EDITORIAL: WKU should look to improve handicap accessibility immediately

Tuesday, Oct. 16 Editorial Cartoon

Herald Staff

THE ISSUE: A student in the theater department is not able to access parts of Gordon Wilson Hall due to its lack of handicap accessibility.

OUR STANCE: Accommodations should be made accordingly, and the Herald feels they should have been made prior to this incident even occurring.

For the majority of college students, their morning goes as following: wake up for class, get dressed, grab their books and head to the building their class is located in. And for the majority of college students, they are able to enter said building without problem. If they’re lucky, someone may even hold the door for them. 

Yet for many disabled students, entering buildings is not as simple as it is for many able-bodied students.

That unfortunate story is true for theater major and Portland, Tenn., junior Megan Allen who, because of being a wheelchair user, is not able to access all of Gordon Wilson Hall, which houses the theater and dance departments.

Matt Davis, coordinator for Student Disability Services, is quoted in a Herald article about Allen and petition for her saying that members of the theatre department have met with Allen to come up with solutions to the inaccessibility problems. Yet why not go with the best solution, which would be creating an elevator or ramp for disabled people to use? 

WKU should make every building and restroom on campus accessible to students, visitors, faculty and staff, because each person on this campus contributes to its success. And WKU, as the owners of the campus, should make it a priority for each person to be able to move comfortably.

Having students, who pay tuition, follow the rules and regulations and do what they are supposed to, not be able to enter a building because of their disability should be a direct point to the administration that something is amiss and needs to be fixed immediately.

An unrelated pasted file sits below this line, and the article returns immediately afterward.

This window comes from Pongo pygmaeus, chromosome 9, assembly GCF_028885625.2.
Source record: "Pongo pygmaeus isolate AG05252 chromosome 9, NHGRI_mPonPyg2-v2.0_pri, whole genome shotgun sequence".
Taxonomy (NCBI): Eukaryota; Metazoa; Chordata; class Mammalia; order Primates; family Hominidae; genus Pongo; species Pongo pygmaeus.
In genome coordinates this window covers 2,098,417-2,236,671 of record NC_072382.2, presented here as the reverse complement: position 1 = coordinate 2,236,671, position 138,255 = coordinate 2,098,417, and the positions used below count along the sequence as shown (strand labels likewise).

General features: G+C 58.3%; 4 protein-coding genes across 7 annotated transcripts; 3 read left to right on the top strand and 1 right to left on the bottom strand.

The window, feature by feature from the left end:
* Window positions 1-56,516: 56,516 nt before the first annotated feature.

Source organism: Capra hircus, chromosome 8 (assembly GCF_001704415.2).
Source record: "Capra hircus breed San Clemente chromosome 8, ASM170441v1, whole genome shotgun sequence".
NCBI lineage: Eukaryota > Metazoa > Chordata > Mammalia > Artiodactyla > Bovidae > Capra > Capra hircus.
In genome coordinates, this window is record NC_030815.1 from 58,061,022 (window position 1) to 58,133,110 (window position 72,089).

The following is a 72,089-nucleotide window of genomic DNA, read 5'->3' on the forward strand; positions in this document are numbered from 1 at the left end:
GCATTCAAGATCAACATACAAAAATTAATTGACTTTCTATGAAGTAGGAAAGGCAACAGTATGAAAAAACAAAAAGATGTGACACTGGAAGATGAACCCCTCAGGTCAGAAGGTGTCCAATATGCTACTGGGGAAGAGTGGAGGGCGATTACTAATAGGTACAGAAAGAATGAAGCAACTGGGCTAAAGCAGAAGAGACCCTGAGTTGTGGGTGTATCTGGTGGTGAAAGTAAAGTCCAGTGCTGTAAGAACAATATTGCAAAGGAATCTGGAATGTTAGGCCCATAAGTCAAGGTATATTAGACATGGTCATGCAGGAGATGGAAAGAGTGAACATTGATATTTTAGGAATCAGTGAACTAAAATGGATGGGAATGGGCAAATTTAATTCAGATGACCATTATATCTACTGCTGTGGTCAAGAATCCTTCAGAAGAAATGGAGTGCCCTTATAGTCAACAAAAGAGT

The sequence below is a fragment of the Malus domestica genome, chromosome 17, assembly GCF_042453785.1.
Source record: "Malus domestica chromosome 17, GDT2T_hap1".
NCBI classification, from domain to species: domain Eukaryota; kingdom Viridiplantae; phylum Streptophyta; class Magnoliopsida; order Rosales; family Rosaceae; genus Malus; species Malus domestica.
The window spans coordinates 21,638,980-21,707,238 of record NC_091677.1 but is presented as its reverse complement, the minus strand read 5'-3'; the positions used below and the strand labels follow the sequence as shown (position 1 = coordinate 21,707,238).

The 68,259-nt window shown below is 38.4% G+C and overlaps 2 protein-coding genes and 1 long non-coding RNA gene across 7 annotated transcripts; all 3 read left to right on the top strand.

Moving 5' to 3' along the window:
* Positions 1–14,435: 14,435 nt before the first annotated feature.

For Gordon Wilson, a building that is three floors high, to be without an elevator is absurd and severely limits the opportunity for disabled students to interact and learn. Worse, they will not be able to enter a space where their skills may be an asset.

Allen’s story is especially deplorable because everyone should have access to public spaces, and when they cannot, it creates an uneven playing field. A school that advertises its equality should be embarrassed that not every student has equal access.

Percentages and other statistics aside, disabled students make up a portion of this campus. They attend class, participate in enrichments and will one day call WKU their alma mater. It’s unfortunate that their memories on this campus may be tarnished or limited because they were not able to enter a building like every other able-bodied person could.

Not having one group of people be able to access an area marginalizes them more than they already may be in society. 

Put simply, if WKU can change the layout of campus while simultaneously spending tens of millions of dollars all for the sake of renovating its university center, then they can spend however much it will cost to make the building handicap accessible. 

They owe it to Allen, other disabled students and any future disabled students who attend WKU. 

This editorial represents the majority opinion of the Herald’s 13-member editorial board.